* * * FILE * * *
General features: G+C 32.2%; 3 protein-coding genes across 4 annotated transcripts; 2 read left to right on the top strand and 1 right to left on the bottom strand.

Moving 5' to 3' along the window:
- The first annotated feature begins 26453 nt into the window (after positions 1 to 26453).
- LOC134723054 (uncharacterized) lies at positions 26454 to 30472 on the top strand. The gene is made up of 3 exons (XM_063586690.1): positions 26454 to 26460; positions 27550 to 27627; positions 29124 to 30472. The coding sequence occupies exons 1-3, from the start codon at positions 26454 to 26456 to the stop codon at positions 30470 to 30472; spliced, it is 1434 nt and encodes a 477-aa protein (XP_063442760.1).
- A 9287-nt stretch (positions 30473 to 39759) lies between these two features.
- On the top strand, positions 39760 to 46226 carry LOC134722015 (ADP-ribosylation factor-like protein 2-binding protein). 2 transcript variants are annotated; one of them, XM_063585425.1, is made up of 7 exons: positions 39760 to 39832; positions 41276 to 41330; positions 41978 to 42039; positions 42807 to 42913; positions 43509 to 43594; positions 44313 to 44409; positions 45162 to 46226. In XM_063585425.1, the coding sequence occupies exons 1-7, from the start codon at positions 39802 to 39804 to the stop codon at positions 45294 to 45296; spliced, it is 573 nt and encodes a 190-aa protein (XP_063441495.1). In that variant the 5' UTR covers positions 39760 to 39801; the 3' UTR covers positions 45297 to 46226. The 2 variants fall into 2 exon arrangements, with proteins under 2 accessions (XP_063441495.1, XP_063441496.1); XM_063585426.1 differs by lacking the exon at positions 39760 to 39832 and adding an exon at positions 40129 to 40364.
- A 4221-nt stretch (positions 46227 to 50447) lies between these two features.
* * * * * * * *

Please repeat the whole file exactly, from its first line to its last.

General features: G+C 32.2%; 3 protein-coding genes across 4 annotated transcripts; 2 read left to right on the top strand and 1 right to left on the bottom strand.

Moving 5' to 3' along the window:
- The first annotated feature begins 26453 nt into the window (after positions 1 to 26453).
- LOC134723054 (uncharacterized) lies at positions 26454 to 30472 on the top strand. The gene is made up of 3 exons (XM_063586690.1): positions 26454 to 26460; positions 27550 to 27627; positions 29124 to 30472. The coding sequence occupies exons 1-3, from the start codon at positions 26454 to 26456 to the stop codon at positions 30470 to 30472; spliced, it is 1434 nt and encodes a 477-aa protein (XP_063442760.1).
- A 9287-nt stretch (positions 30473 to 39759) lies between these two features.
- On the top strand, positions 39760 to 46226 carry LOC134722015 (ADP-ribosylation factor-like protein 2-binding protein). 2 transcript variants are annotated; one of them, XM_063585425.1, is made up of 7 exons: positions 39760 to 39832; positions 41276 to 41330; positions 41978 to 42039; positions 42807 to 42913; positions 43509 to 43594; positions 44313 to 44409; positions 45162 to 46226. In XM_063585425.1, the coding sequence occupies exons 1-7, from the start codon at positions 39802 to 39804 to the stop codon at positions 45294 to 45296; spliced, it is 573 nt and encodes a 190-aa protein (XP_063441495.1). In that variant the 5' UTR covers positions 39760 to 39801; the 3' UTR covers positions 45297 to 46226. The 2 variants fall into 2 exon arrangements, with proteins under 2 accessions (XP_063441495.1, XP_063441496.1); XM_063585426.1 differs by lacking the exon at positions 39760 to 39832 and adding an exon at positions 40129 to 40364.
- A 4221-nt stretch (positions 46227 to 50447) lies between these two features.